McCutcheon on American Holidays

Groundhog Day

Published in the Chicago Tribune in 1931.

“1931 JAN 31 PM 2:18” Stamped on verso.

“280” Handwritten on verso.

Pencil, ink, and wash on paper.

Untitled

On January 31st, 1931 this untitled cartoon was published in the Chicago Tribune. The cartoon is three panels on the subject matter of Groundhog Day. In the first panel, men are gathered around a calendar that reads February 2nd and they are expressing the need to hurry. In the second panel, a man is holding an umbrella over a groundhog so that the groundhog will not see his shadow. The groundhog states that “The backbone of winter must be broken.” In the final panel, two employees at a sausage mill are rushing to pull the blinds down so that the sausages are not able to see their shadow. While the topic of Groundhog Day is significantly less important than other topics McCutcheon covers, it speaks to his great ability to create relevant cartoons that represent everyday life and activities.

Interestingly enough McCutcheon stressed the importance of making cartoons on current information. In McCutcheon's autobiography, he states, “Editorial cartoonists on the big American dailies try to draw their cartoons as near the hour of publication as possible.”[1] This cartoon was published just a few days before Groundhog Day and depicts the urgency to prepare for the holiday. While it seems, this cartoon is obviously pertaining to Groundhog Day, it can also be said that McCutcheon understood the desire for winter to end. A shorter winter is almost always more desirable, however, in the case of 1931, it was more important than before. A longer winter means less time for farmers to profit off of their crops. With many people unemployed during the Great Depression, a longer winter meant cold weather and the challenge of fighting hunger in addition to the elements. The mill workers not wanting the sausages to see their shadows are a funny inclusion that likely made people smile. It could also be acknowledging the idea that if the sausages see their shadows that they would go back in the mill and the food source would disappear. While less obvious, this cartoon is pertaining to the challenges of the Great Depression and the lack of stability that people feared. His ability to make a successfully published cartoon on a topic other than politics and economics shows that his work covered a large artistic range and that he was appreciated no matter the subject.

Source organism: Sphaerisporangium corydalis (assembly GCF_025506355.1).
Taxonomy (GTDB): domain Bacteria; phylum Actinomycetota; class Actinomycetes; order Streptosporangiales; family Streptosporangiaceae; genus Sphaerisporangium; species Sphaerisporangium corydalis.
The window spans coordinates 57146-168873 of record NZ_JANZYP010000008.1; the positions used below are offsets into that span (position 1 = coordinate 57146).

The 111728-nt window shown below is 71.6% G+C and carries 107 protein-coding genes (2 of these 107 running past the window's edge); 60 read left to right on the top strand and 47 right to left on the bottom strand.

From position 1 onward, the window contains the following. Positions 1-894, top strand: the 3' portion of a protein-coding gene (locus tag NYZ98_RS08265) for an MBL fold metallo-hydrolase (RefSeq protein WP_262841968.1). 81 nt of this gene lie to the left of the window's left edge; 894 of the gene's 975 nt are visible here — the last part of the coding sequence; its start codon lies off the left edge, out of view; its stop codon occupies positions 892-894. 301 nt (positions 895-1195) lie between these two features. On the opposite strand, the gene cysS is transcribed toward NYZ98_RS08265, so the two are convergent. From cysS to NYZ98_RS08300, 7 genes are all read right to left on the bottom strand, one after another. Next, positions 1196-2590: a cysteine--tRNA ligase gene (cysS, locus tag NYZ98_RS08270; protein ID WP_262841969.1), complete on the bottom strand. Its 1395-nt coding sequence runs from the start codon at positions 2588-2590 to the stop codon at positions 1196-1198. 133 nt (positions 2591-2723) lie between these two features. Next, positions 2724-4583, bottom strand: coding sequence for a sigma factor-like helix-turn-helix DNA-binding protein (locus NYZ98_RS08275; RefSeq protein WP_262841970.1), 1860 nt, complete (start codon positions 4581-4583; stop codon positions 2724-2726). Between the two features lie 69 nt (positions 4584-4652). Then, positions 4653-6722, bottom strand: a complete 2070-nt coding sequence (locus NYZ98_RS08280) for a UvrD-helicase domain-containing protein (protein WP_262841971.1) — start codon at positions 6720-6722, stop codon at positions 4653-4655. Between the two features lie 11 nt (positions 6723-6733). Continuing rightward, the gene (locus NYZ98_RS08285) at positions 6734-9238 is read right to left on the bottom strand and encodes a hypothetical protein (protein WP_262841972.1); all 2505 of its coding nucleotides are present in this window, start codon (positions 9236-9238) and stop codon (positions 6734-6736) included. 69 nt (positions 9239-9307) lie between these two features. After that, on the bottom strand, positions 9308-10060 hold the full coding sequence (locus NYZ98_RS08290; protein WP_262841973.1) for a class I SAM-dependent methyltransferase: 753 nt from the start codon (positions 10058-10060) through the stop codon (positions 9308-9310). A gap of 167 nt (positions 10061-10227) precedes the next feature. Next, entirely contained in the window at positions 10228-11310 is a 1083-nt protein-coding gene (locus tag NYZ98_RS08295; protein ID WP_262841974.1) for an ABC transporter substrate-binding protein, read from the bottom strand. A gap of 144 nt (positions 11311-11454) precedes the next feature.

[1] McCutcheon, John T. Drawn from Memory: Containing Many of the Author's Famous Cartoons and Sketches. Kessinger Publ., 1950.